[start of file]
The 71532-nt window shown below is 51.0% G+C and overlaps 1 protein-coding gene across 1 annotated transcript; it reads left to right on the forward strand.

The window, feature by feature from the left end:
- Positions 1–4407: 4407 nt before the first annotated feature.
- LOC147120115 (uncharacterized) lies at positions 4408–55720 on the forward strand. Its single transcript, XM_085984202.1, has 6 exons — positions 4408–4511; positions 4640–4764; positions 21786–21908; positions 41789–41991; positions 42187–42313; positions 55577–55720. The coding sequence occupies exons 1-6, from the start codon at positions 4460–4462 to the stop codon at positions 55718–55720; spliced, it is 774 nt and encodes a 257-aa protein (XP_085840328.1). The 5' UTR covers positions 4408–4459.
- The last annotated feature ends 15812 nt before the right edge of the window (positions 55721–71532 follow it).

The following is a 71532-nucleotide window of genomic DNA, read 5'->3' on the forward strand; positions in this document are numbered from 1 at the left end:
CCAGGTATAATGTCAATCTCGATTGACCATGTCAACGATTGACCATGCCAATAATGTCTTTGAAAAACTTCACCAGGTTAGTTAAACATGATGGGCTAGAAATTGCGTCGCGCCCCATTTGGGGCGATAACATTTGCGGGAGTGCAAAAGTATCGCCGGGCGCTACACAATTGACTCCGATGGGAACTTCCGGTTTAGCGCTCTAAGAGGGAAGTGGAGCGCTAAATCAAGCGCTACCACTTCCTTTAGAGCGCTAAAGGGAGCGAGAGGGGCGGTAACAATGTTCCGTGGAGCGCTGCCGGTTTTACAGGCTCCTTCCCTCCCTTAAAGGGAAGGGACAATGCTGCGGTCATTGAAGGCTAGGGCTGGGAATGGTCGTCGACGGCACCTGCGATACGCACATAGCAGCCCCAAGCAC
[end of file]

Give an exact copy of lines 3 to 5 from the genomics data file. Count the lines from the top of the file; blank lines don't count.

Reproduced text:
- Positions 1–4407: 4407 nt before the first annotated feature.
- LOC147120115 (uncharacterized) lies at positions 4408–55720 on the forward strand. Its single transcript, XM_085984202.1, has 6 exons — positions 4408–4511; positions 4640–4764; positions 21786–21908; positions 41789–41991; positions 42187–42313; positions 55577–55720. The coding sequence occupies exons 1-6, from the start codon at positions 4460–4462 to the stop codon at positions 55718–55720; spliced, it is 774 nt and encodes a 257-aa protein (XP_085840328.1). The 5' UTR covers positions 4408–4459.
- The last annotated feature ends 15812 nt before the right edge of the window (positions 55721–71532 follow it).